Sign up ×
Stack Overflow is a community of 4.7 million programmers, just like you, helping each other. Join them; it only takes a minute:

EasyMock 3.0 documentation ( claims that it is, but doesn't explain why (emphasis mine):

Sometimes you may need to mock only some methods of a class and keep the normal behavior of others. This usually happens when you want to test a method that calls some others in the same class. So you want to keep the normal behavior of the tested method and mock the others.

In this case, the first thing to do is to consider a refactoring since most of the time this problem caused by a bad design.

So, is this correct? And why?

share|improve this question
This is a pretty subjective question, however that notion sounds pretty silly to me. – Kevin DiTraglia Jan 18 '13 at 20:45
If you read Bloch's "Effective Java", you'll find examples of calling own class methods. – svz Jan 18 '13 at 20:46
And "Clean Code" teaches us the same. Trivial example: you define getters and use them in the same class. That's not bad design at all. – Andreas_D Jan 18 '13 at 20:47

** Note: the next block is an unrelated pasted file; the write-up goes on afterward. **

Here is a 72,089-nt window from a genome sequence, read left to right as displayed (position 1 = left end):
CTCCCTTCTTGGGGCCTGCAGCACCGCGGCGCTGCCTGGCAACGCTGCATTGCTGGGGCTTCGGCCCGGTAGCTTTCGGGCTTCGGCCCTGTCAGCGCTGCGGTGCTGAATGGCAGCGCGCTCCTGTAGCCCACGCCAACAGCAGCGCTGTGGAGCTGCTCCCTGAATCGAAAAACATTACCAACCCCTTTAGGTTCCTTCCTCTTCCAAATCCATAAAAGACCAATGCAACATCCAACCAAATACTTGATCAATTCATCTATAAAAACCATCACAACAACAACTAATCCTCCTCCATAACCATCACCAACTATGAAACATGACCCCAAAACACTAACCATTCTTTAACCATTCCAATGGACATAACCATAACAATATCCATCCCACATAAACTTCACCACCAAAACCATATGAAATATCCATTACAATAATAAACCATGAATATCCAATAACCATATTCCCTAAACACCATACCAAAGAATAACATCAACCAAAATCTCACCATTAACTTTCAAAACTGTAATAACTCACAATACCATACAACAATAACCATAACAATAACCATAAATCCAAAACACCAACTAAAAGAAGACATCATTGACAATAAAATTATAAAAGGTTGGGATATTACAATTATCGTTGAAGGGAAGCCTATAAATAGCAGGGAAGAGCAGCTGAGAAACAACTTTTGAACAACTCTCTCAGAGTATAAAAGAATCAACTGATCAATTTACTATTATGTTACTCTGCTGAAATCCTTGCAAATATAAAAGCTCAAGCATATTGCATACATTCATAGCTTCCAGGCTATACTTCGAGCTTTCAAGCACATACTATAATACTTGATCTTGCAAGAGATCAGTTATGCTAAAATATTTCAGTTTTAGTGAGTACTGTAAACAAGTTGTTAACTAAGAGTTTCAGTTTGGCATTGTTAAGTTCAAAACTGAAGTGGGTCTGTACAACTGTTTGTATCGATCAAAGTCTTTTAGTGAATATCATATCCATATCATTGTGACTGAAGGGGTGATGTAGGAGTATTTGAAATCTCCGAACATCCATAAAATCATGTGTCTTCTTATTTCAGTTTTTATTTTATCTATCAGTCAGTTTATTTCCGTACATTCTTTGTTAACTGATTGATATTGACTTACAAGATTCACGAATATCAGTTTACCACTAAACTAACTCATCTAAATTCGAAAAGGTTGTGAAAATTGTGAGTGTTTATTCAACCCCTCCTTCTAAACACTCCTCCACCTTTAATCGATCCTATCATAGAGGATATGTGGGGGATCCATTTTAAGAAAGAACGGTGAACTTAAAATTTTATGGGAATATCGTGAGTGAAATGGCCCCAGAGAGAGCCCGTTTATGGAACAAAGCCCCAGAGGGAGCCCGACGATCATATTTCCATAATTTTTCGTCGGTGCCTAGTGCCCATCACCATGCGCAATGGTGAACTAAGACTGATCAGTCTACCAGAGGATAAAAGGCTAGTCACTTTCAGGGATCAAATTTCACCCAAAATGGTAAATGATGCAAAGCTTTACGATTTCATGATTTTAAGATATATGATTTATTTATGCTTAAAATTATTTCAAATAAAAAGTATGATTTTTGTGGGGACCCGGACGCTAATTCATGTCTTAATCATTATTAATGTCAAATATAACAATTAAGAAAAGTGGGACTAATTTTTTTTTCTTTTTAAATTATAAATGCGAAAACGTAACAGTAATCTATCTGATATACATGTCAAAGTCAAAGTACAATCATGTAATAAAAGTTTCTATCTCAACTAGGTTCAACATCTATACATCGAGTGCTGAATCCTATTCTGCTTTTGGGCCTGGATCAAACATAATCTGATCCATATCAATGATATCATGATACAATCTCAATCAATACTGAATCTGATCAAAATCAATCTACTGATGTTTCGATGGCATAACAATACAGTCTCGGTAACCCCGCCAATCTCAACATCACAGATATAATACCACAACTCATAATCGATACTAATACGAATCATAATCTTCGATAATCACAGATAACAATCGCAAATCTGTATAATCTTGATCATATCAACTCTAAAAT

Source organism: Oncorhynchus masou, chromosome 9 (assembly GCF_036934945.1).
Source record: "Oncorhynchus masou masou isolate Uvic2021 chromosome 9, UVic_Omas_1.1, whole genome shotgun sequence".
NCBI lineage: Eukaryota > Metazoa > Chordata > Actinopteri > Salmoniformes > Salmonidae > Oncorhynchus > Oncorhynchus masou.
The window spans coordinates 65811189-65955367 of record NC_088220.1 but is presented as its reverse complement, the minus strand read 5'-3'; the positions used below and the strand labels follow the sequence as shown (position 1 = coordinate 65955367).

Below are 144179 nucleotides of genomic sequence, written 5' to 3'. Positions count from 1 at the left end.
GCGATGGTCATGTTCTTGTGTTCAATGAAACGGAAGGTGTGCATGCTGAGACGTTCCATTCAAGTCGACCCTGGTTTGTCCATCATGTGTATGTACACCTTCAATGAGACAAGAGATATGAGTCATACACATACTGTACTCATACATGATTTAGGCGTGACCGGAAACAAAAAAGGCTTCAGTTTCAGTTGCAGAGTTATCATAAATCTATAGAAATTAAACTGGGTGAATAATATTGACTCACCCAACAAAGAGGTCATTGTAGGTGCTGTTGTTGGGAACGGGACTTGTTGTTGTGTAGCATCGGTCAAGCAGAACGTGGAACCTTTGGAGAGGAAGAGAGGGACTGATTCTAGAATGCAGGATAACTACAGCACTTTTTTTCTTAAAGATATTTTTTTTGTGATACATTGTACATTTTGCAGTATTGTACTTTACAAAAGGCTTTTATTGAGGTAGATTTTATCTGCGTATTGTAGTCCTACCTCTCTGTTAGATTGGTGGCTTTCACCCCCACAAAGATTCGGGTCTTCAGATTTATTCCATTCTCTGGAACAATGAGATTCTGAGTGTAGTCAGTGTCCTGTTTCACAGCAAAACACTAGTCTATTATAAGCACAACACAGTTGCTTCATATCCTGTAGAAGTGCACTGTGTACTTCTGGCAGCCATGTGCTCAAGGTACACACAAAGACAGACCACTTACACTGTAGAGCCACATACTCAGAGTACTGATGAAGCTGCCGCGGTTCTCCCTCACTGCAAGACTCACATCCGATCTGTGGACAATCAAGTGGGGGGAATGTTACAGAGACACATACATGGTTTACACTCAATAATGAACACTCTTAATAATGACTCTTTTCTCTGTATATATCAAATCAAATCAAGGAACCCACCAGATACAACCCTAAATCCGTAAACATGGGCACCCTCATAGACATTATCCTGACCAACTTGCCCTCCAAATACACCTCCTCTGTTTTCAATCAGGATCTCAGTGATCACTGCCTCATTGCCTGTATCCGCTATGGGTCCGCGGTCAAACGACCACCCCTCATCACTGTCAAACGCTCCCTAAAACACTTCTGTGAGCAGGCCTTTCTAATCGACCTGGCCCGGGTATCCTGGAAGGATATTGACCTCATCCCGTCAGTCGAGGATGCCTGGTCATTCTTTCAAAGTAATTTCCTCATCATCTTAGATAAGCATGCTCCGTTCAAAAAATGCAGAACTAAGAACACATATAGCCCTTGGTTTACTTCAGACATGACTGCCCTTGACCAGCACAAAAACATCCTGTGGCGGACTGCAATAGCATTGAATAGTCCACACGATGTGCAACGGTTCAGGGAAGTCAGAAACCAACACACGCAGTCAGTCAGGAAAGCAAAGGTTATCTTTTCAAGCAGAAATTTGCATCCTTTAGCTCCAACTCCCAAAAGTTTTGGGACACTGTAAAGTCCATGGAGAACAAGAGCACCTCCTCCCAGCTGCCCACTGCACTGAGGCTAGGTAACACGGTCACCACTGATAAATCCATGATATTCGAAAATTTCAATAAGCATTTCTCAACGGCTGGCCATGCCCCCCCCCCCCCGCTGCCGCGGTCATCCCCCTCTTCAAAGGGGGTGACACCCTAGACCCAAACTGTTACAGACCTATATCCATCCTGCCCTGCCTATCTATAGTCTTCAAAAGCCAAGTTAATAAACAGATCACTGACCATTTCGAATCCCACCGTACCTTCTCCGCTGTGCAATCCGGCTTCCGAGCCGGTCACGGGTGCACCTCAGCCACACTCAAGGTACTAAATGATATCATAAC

2 Answers 2

up vote 1 down vote accepted

As always, it depends.

Methods call other methods all the time; it's a natural consequence of (IMO proper) refactoring, slicing other methods down to size. The issue for me comes at the point where you have to mock those tiny proper methods and cannot test without doing so.

If there are a ton of little methods it's possible that they're more appropriately wrapped in a collaborator class of some sort, at which point you'd mock the collaborator, instead of the internal methods.

Also, those little internal methods might be private methods, the testing of which is a subject of debate.

share|improve this answer

The problem is not calling own methods, but rather the necessity to mock those calls is indicative of another problem. Otherwise you can just test the public methods and verify their behavior. You shouldn't need to care about what other methods that one calls, but only about the observable behavior.

share|improve this answer

Your Answer


By posting your answer, you agree to the privacy policy and terms of service.

Not the answer you're looking for? Browse other questions tagged or ask your own question.